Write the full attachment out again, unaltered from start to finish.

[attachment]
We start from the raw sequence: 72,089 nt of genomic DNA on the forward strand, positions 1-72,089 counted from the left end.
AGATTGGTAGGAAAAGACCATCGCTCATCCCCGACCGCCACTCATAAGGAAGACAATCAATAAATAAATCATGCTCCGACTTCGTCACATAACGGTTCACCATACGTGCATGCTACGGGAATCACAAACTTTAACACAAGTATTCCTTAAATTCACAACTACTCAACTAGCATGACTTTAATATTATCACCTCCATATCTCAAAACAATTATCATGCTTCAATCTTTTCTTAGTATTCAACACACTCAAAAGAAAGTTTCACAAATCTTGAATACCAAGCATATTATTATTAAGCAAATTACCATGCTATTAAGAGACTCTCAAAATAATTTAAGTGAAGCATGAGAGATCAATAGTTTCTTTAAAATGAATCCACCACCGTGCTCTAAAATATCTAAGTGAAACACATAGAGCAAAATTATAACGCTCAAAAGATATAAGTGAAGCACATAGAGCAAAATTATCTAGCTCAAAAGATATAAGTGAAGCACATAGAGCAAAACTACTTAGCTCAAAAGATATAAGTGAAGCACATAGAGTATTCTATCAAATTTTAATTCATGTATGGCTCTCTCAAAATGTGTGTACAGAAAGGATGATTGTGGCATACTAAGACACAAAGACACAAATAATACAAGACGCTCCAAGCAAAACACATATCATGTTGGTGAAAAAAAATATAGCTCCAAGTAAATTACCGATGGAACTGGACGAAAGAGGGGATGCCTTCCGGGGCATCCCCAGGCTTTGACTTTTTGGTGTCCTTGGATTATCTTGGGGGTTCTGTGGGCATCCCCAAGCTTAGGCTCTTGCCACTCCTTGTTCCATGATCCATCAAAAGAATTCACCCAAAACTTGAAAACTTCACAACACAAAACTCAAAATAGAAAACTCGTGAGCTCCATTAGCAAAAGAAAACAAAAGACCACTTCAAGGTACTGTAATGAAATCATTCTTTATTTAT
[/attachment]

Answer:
We start from the raw sequence: 72,089 nt of genomic DNA on the forward strand, positions 1-72,089 counted from the left end.
AGATTGGTAGGAAAAGACCATCGCTCATCCCCGACCGCCACTCATAAGGAAGACAATCAATAAATAAATCATGCTCCGACTTCGTCACATAACGGTTCACCATACGTGCATGCTACGGGAATCACAAACTTTAACACAAGTATTCCTTAAATTCACAACTACTCAACTAGCATGACTTTAATATTATCACCTCCATATCTCAAAACAATTATCATGCTTCAATCTTTTCTTAGTATTCAACACACTCAAAAGAAAGTTTCACAAATCTTGAATACCAAGCATATTATTATTAAGCAAATTACCATGCTATTAAGAGACTCTCAAAATAATTTAAGTGAAGCATGAGAGATCAATAGTTTCTTTAAAATGAATCCACCACCGTGCTCTAAAATATCTAAGTGAAACACATAGAGCAAAATTATAACGCTCAAAAGATATAAGTGAAGCACATAGAGCAAAATTATCTAGCTCAAAAGATATAAGTGAAGCACATAGAGCAAAACTACTTAGCTCAAAAGATATAAGTGAAGCACATAGAGTATTCTATCAAATTTTAATTCATGTATGGCTCTCTCAAAATGTGTGTACAGAAAGGATGATTGTGGCATACTAAGACACAAAGACACAAATAATACAAGACGCTCCAAGCAAAACACATATCATGTTGGTGAAAAAAAATATAGCTCCAAGTAAATTACCGATGGAACTGGACGAAAGAGGGGATGCCTTCCGGGGCATCCCCAGGCTTTGACTTTTTGGTGTCCTTGGATTATCTTGGGGGTTCTGTGGGCATCCCCAAGCTTAGGCTCTTGCCACTCCTTGTTCCATGATCCATCAAAAGAATTCACCCAAAACTTGAAAACTTCACAACACAAAACTCAAAATAGAAAACTCGTGAGCTCCATTAGCAAAAGAAAACAAAAGACCACTTCAAGGTACTGTAATGAAATCATTCTTTATTTAT